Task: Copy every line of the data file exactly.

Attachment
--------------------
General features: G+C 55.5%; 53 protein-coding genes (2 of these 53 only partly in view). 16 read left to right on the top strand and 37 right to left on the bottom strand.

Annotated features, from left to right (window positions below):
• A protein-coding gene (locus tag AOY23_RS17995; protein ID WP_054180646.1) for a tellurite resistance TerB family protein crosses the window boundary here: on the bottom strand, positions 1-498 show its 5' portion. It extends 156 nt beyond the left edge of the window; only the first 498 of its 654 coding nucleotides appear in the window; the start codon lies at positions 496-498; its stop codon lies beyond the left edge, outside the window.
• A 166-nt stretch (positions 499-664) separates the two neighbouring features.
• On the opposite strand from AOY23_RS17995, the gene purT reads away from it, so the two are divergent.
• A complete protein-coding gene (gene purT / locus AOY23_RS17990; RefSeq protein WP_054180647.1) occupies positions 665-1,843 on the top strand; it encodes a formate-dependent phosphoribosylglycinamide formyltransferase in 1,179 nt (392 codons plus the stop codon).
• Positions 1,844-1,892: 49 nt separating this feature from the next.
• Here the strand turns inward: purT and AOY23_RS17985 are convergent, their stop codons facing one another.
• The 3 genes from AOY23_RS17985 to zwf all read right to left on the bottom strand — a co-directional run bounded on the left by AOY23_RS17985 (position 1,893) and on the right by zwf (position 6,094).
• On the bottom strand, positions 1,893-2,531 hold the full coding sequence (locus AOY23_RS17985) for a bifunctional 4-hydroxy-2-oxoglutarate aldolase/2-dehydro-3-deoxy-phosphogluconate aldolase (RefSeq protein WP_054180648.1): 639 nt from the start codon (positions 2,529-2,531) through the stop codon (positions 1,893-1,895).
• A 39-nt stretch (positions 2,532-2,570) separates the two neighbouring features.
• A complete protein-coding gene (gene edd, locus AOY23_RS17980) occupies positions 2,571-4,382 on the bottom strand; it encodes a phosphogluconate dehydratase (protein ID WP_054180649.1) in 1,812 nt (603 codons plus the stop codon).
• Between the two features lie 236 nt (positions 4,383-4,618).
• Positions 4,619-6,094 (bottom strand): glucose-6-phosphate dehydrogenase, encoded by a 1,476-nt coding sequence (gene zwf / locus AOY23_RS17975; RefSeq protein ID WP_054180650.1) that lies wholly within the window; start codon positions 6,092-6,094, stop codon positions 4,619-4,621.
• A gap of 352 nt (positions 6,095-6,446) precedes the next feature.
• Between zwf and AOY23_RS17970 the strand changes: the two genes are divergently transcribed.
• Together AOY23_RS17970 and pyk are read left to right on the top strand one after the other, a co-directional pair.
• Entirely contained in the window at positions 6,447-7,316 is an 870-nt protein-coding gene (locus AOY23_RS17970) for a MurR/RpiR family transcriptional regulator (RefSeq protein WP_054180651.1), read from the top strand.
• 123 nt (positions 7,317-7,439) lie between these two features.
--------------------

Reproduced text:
General features: G+C 55.5%; 53 protein-coding genes (2 of these 53 only partly in view). 16 read left to right on the top strand and 37 right to left on the bottom strand.

Annotated features, from left to right (window positions below):
• A protein-coding gene (locus tag AOY23_RS17995; protein ID WP_054180646.1) for a tellurite resistance TerB family protein crosses the window boundary here: on the bottom strand, positions 1-498 show its 5' portion. It extends 156 nt beyond the left edge of the window; only the first 498 of its 654 coding nucleotides appear in the window; the start codon lies at positions 496-498; its stop codon lies beyond the left edge, outside the window.
• A 166-nt stretch (positions 499-664) separates the two neighbouring features.
• On the opposite strand from AOY23_RS17995, the gene purT reads away from it, so the two are divergent.
• A complete protein-coding gene (gene purT / locus AOY23_RS17990; RefSeq protein WP_054180647.1) occupies positions 665-1,843 on the top strand; it encodes a formate-dependent phosphoribosylglycinamide formyltransferase in 1,179 nt (392 codons plus the stop codon).
• Positions 1,844-1,892: 49 nt separating this feature from the next.
• Here the strand turns inward: purT and AOY23_RS17985 are convergent, their stop codons facing one another.
• The 3 genes from AOY23_RS17985 to zwf all read right to left on the bottom strand — a co-directional run bounded on the left by AOY23_RS17985 (position 1,893) and on the right by zwf (position 6,094).
• On the bottom strand, positions 1,893-2,531 hold the full coding sequence (locus AOY23_RS17985) for a bifunctional 4-hydroxy-2-oxoglutarate aldolase/2-dehydro-3-deoxy-phosphogluconate aldolase (RefSeq protein WP_054180648.1): 639 nt from the start codon (positions 2,529-2,531) through the stop codon (positions 1,893-1,895).
• A 39-nt stretch (positions 2,532-2,570) separates the two neighbouring features.
• A complete protein-coding gene (gene edd, locus AOY23_RS17980) occupies positions 2,571-4,382 on the bottom strand; it encodes a phosphogluconate dehydratase (protein ID WP_054180649.1) in 1,812 nt (603 codons plus the stop codon).
• Between the two features lie 236 nt (positions 4,383-4,618).
• Positions 4,619-6,094 (bottom strand): glucose-6-phosphate dehydrogenase, encoded by a 1,476-nt coding sequence (gene zwf / locus AOY23_RS17975; RefSeq protein ID WP_054180650.1) that lies wholly within the window; start codon positions 6,092-6,094, stop codon positions 4,619-4,621.
• A gap of 352 nt (positions 6,095-6,446) precedes the next feature.
• Between zwf and AOY23_RS17970 the strand changes: the two genes are divergently transcribed.
• Together AOY23_RS17970 and pyk are read left to right on the top strand one after the other, a co-directional pair.
• Entirely contained in the window at positions 6,447-7,316 is an 870-nt protein-coding gene (locus AOY23_RS17970) for a MurR/RpiR family transcriptional regulator (RefSeq protein WP_054180651.1), read from the top strand.
• 123 nt (positions 7,317-7,439) lie between these two features.